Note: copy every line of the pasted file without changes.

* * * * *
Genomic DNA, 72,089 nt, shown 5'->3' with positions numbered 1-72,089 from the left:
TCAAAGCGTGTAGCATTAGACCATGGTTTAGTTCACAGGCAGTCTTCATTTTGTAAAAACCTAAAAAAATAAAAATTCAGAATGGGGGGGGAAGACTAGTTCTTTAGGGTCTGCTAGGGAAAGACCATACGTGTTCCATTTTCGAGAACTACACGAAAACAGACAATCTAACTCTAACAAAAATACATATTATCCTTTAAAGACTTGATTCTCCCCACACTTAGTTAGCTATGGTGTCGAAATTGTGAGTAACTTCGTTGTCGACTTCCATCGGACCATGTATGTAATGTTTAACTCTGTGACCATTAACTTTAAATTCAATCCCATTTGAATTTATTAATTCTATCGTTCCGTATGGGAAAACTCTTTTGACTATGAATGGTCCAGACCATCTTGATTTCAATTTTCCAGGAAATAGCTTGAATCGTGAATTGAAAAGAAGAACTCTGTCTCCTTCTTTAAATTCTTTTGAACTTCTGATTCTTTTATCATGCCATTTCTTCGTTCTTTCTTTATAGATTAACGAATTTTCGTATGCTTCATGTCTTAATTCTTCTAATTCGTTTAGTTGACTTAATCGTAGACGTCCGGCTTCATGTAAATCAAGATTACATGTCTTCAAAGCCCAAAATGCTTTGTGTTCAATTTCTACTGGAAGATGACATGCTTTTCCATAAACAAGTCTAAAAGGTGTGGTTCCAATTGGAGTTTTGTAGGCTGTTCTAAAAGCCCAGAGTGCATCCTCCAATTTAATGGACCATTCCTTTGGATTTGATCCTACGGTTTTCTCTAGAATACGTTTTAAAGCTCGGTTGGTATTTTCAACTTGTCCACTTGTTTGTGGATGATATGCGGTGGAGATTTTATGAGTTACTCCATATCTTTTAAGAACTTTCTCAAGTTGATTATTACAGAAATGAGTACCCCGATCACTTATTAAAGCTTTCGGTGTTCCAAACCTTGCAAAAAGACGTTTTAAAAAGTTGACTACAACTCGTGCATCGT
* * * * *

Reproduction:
Genomic DNA, 72,089 nt, shown 5'->3' with positions numbered 1-72,089 from the left:
TCAAAGCGTGTAGCATTAGACCATGGTTTAGTTCACAGGCAGTCTTCATTTTGTAAAAACCTAAAAAAATAAAAATTCAGAATGGGGGGGGAAGACTAGTTCTTTAGGGTCTGCTAGGGAAAGACCATACGTGTTCCATTTTCGAGAACTACACGAAAACAGACAATCTAACTCTAACAAAAATACATATTATCCTTTAAAGACTTGATTCTCCCCACACTTAGTTAGCTATGGTGTCGAAATTGTGAGTAACTTCGTTGTCGACTTCCATCGGACCATGTATGTAATGTTTAACTCTGTGACCATTAACTTTAAATTCAATCCCATTTGAATTTATTAATTCTATCGTTCCGTATGGGAAAACTCTTTTGACTATGAATGGTCCAGACCATCTTGATTTCAATTTTCCAGGAAATAGCTTGAATCGTGAATTGAAAAGAAGAACTCTGTCTCCTTCTTTAAATTCTTTTGAACTTCTGATTCTTTTATCATGCCATTTCTTCGTTCTTTCTTTATAGATTAACGAATTTTCGTATGCTTCATGTCTTAATTCTTCTAATTCGTTTAGTTGACTTAATCGTAGACGTCCGGCTTCATGTAAATCAAGATTACATGTCTTCAAAGCCCAAAATGCTTTGTGTTCAATTTCTACTGGAAGATGACATGCTTTTCCATAAACAAGTCTAAAAGGTGTGGTTCCAATTGGAGTTTTGTAGGCTGTTCTAAAAGCCCAGAGTGCATCCTCCAATTTAATGGACCATTCCTTTGGATTTGATCCTACGGTTTTCTCTAGAATACGTTTTAAAGCTCGGTTGGTATTTTCAACTTGTCCACTTGTTTGTGGATGATATGCGGTGGAGATTTTATGAGTTACTCCATATCTTTTAAGAACTTTCTCAAGTTGATTATTACAGAAATGAGTACCCCGATCACTTATTAAAGCTTTCGGTGTTCCAAACCTTGCAAAAAGACGTTTTAAAAAGTTGACTACAACTCGTGCATCGT